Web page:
I think that because I disliked the characters in Triplanetary I was more critical of what they had done. But when I went to defend characters I like who had done similar scale things, it wasn’t as easy as I thought. Reasons characters I liked killed a lot of people felt like excuses when I applied them to the Triplanetary characters actions. I don’t think I should let people and characters I like off the hook more easily for their choices. I owe “Doc” Smith for the wake-up call.

Back to the book. The writing is fine. It hits story beats, builds tension, and generally has the shape of a serial. As I mentioned, I didn’t like the characters much. They were pretty one-dimensional action heroes, to the point where I felt like they were on the wrong side of snobs/slobs. The misogyny of the times is on impressive display. The only female character I remember is in the story to tell the hero how manly he is and react to another gigantic loss of life caused by our protagonists.

I usually end these with a recommendation, but this has been less a review than me grappling with my reactions to it in print. Triplanetary is a 1930’s Space Opera. The writing is pedestrian, but effective. It’s influential in the genre – there’s even a board game. If that sounds good and you have a look.

Review: Is Fat Bob Dead Yet?

Thursday, April 4th, 2024

Every couple years I like to check in on Stephen Dobyns. He seems to have made himself a nice career writing interesting crime fiction, including at least one mystery series. Not surprising given that his debut, The Church of Dead Girls fits into that broad category. Girls impressed me with what it hangs off that structure and he generally has something up his sleeve.

Which brings me to Is Fat Bob Dead Yet? It starts off as a crime drama/mystery in the style of Elmore Leonard or Carl Hiaasen. Splashy murder, bombastic characters, lots of organized crime vibes. A good time. But at some point Dobyns starts talking directly to his reader in a way that is more conversational. It’s a nice bit of writing. I mean there was a narrator there the whole time, but there’s a slow shift that imbues that narrator with some character that draws attention to the fact that the reader is being told a story.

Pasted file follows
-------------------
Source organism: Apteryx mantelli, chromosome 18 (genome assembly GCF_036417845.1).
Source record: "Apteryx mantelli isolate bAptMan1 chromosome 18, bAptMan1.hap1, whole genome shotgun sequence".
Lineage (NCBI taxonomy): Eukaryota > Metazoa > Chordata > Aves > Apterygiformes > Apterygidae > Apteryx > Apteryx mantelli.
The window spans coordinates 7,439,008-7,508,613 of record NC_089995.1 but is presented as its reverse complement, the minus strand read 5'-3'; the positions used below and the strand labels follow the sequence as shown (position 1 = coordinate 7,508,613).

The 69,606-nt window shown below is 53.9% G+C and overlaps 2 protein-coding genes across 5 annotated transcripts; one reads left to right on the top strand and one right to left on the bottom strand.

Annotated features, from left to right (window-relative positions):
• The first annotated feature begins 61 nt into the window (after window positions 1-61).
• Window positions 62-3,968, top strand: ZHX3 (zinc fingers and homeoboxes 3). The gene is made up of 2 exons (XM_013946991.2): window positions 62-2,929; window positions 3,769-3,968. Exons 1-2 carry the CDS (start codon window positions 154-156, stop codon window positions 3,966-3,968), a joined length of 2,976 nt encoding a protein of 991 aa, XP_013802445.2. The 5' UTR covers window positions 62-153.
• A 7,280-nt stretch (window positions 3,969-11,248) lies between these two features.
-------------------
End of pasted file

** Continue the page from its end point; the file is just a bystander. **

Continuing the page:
Dobyns manages an interesting balance of that metafictive storytelling and entertaining potboiler. I’m not blown away by either side of the approach, but I can’t complain either. The characters are engaging and I wanted to see how it all turned out.

Recommended.

Review: A Prayer for the Crown-Shy

Wednesday, April 3rd, 2024

I am a huge fan of A Psalm for the Wild-Built, the book that establishes the world of A Prayer for the Crown-Shy. I definitely was excited to see how Becky Chambers built on that phenomenal start.

Crown-Shy takes us farther into the world and fills in more of how a society of sentients who are completely violence-blind works. The society is also cooperative at its root, which provides some interesting ideas on the economics. Even more interesting is how family dynamics evolve in such a world. It’s all interesting but I felt less of the awe of discovery.

I tend not to talk about plot details and characters in when I discuss these books, but that’s not because they’re dull. This is a fun read with interesting characters and dramatic tension. I want to keep turning the pages and follow the twists in the road. But in the long term I find the world chewier.

Strongly Recommended.

Review: The Island of Doctor Moreau

Monday, February 19th, 2024